A few years ago, I began encouraging another friend of mine, accordionist Bruce Bollerud, to put together a book of the music he played. He’s from Madison, Wis., where I grew up, and I met him during my college years. We’ve kept touch since and on trips back to the midwest, we’ve often gotten together to jam. Every time we’d jam, he’d pull out two or three wonderful new songs that I’d never heard before. Most of them, he told me, were old Scandinavian fiddle or house party tunes, which of course he played on the accordion. He’d learned these songs as a kid from the old folks in the 1940s. I had never heard any of them from any other musicians. All of those fiddlers are gone now and I thought it would be a shame if these great melodies got lost in the fog of time. (To be honest, it was a selfish motivation: I wanted to learn and play these tunes myself. It was part of my midwestern and Scandinavian heritage.)

I kept pestering him about the tunes and eventually he told me he’d written out a few of them. I put him in touch with Bill Bay at Mel Bay Publications and they worked out a deal for two books: one of the Scandinavian tunes, another of accordion music from around the world. On my next couple visits to Madison, I recorded Bruce playing the songs and put together the accompanying CDs. The final two projects are called “Uff da, Let’s Dance: Scandinavian House Party Music” and “International Accordion Favorites: Waltzes, Polkas, Tangos, Hornpipes, Two-steps and more!” “International Accordion Favorites” has just been published and it’s now available.

Along the way I got so inspired that I wrote a mandolin version of “Uff da, Let’s Dance: Scandinavian House Party Music.” We’re still waiting for both the mandolin and accordion versions of those books to be published. We’ll keep you posted!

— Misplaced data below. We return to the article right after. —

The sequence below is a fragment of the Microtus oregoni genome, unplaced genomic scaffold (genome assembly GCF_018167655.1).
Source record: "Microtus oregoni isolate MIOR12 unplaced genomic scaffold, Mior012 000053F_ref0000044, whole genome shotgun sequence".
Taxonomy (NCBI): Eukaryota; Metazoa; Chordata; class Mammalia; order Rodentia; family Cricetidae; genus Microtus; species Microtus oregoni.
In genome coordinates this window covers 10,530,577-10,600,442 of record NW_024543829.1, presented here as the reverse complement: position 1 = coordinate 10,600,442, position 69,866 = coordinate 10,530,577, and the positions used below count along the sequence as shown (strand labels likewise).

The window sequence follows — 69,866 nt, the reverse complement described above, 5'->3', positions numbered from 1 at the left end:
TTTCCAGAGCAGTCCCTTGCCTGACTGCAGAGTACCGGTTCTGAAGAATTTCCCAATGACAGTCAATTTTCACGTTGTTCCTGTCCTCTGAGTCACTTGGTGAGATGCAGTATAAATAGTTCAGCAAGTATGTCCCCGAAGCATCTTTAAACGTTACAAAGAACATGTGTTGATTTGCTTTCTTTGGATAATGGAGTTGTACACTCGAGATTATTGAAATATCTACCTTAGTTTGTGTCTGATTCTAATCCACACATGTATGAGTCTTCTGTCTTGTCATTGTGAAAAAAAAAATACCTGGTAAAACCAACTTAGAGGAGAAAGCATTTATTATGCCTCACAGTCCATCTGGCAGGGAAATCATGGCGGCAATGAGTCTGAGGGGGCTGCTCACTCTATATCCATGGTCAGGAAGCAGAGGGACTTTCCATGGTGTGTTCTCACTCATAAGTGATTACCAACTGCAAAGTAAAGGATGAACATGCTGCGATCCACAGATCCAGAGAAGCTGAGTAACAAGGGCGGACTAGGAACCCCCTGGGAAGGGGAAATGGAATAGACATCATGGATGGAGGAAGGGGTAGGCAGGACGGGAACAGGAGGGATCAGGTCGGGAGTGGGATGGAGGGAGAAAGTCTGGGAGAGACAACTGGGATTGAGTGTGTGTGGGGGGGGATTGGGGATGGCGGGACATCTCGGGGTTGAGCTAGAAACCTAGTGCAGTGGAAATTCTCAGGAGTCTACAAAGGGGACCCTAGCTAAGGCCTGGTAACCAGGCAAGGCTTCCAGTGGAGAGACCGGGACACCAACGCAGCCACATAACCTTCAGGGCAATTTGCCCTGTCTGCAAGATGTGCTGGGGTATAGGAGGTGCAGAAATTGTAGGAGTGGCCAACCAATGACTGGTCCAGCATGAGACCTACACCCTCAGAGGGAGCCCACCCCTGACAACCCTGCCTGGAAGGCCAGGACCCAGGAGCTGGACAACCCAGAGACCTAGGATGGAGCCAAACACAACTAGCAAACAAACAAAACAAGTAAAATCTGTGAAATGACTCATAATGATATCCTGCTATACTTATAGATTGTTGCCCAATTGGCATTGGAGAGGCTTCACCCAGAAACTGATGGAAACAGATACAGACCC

International Accordion Favorites: Waltzes, Polkas, Tangos, Hornpipes, Two-steps and more!” is for accordion players interested in accordion music from around the world. It contains a sampling of ethnic folk music from Europe and the Americas and forms the foundation of a basic folk accordion repertoire. The songs are from many nations and guaranteed crowd pleasers! And they’re fun to play. Every song can be heard on the included CD, 33 songs in all! If you’re not an accordion player and can read music, it’s a great collection of tunes to know.

The Art of Rhythm Guitar: Strums
Finally, I’m very pleased to announce the release of Jim Nunally’s first instructional DVD, Jim Nunally’s “The Art of Rhythm Guitar: Strums.” We co-produced it and, in my humble opinion, it’s really great! Jim has a friendly and easy-going way of teaching and he’s one of the best guitarists in the world. Jim’s DVD includes a variety of rhythm guitar techniques that ANY guitarist can use to improve their playing. It’ll help your bluegrass, folk, or country rhythm. Each strum is demonstrated slowly and precisely. It’s completely accessible to all levels. Jim teaches eight useful strum patterns plus six strum patterns with bass runs, strum dynamics and technique, how to use strum patterns in songs. He also covers fretting economy and how and when to use strums as accents.